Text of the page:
2. Internal Marketplace for Skills & Trainings
Problem: During this time of extreme physical distance, it has become challenging to structure collaboration and keep the company’s vital team spirit intact. Every informal exchange must be scheduled. We believe in constant development and sharing knowledge, but a centralized approach to our training and social curriculum only slows our efforts down.
Method: To facilitate sharing knowledge, we implemented an internal marketplace. The #together app is our digital marketplace to share skills, education, activities or entertainment internally. Anyone can schedule and offer a training or an activity, whether it’s a gaming night, an educational intro on design sprints, a drinking night or a sporty activity. Interested people can book the events in the app, and they will automatically be scheduled in their respective calendar. The app has really democratized our social curriculum and we will definitely keep it post-corona!
The app itself was launched as a minimum viable product, and all users are encouraged to share feedback and new requirements in a dedicated MS Teams channel.
3. Design Sprints
Problem: Coming up with new product ideas, developing, validating, and testing them usually takes weeks if not months. But time is sparse in times of crisis – and in normal times alike! Time to speed this up!
Method: We used the past weeks to perform a Design Sprint as proposed by Google Ventures. It is a validated method to design, prototype and test an idea within 5 days. The underlying principle is to quickly test and iterate ideas, before wasting time on details that might not interest the customer at all. Through moderated workshops the team in the war room goes through six stages: empathize, define, ideate, decide, prototype, validate. In the proposed model, each stage lasts half a day to a day and there are special workshop methods to support them.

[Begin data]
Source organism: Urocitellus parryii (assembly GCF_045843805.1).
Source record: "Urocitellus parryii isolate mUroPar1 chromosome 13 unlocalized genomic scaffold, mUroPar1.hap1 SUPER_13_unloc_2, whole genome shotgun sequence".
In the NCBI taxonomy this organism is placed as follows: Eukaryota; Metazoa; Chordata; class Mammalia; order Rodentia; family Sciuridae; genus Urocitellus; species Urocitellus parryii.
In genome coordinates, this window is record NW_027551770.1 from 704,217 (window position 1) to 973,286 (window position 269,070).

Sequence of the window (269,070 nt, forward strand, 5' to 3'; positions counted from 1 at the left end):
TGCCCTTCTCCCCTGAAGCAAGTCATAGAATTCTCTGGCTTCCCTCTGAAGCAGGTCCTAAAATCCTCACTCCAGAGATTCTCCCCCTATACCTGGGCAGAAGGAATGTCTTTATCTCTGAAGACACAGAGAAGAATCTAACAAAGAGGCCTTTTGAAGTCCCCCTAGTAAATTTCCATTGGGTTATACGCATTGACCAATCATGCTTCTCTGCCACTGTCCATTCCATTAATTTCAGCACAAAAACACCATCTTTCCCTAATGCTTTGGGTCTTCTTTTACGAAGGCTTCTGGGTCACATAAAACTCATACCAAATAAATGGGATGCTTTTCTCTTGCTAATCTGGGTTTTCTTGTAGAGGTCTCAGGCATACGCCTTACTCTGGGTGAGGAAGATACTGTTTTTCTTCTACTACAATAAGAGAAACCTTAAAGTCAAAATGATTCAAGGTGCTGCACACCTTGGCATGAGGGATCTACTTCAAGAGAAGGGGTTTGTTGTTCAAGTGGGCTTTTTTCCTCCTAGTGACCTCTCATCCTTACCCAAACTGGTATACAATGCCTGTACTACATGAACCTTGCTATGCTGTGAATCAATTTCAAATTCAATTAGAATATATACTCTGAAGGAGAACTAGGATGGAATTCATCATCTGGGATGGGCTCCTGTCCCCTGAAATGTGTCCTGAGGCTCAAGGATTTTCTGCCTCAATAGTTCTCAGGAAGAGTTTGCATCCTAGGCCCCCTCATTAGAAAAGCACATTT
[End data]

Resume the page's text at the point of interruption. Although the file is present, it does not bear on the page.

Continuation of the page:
The Sprint Team shares responsibility for the product and the process and should ideally be built up in an interdisciplinary manner. In the proposed set-up there is a decider, experts and users, a sprint-moderator and sprint-experts (UX designer, software developer, AI expert, etc.).
In our case, we worked on a website to host a new platform-based business model around the topic of transformation and change. The team consisted of a decider, subject matter experts and web developers. The website was tested by using the thinking aloud-method with potential users and customers. The Design Sprint method really helped us to prioritize speedy execution and validation.
We now offer Design Sprints as a service, so if you would like to implement one as well, be sure to contact us!
We are still in the middle of these processes, so we will only be able to evaluate the long-term success of these efforts in the months to come. However, we can already observe the mindset shift that goes along with these initiatives. As consultants we pride ourselves in delivering value for our customers with a mindset of perfection.
For our internal innovation initiatives, we have slowly had to let go of perfection, and instead adapted a “fail early – learn fast” mindset. This attitude is necessary for guiding any innovation process and we will benefit from it long-term for our customer innovation projects. We try, we learn, we grow – that’s what it means to be built to evolve.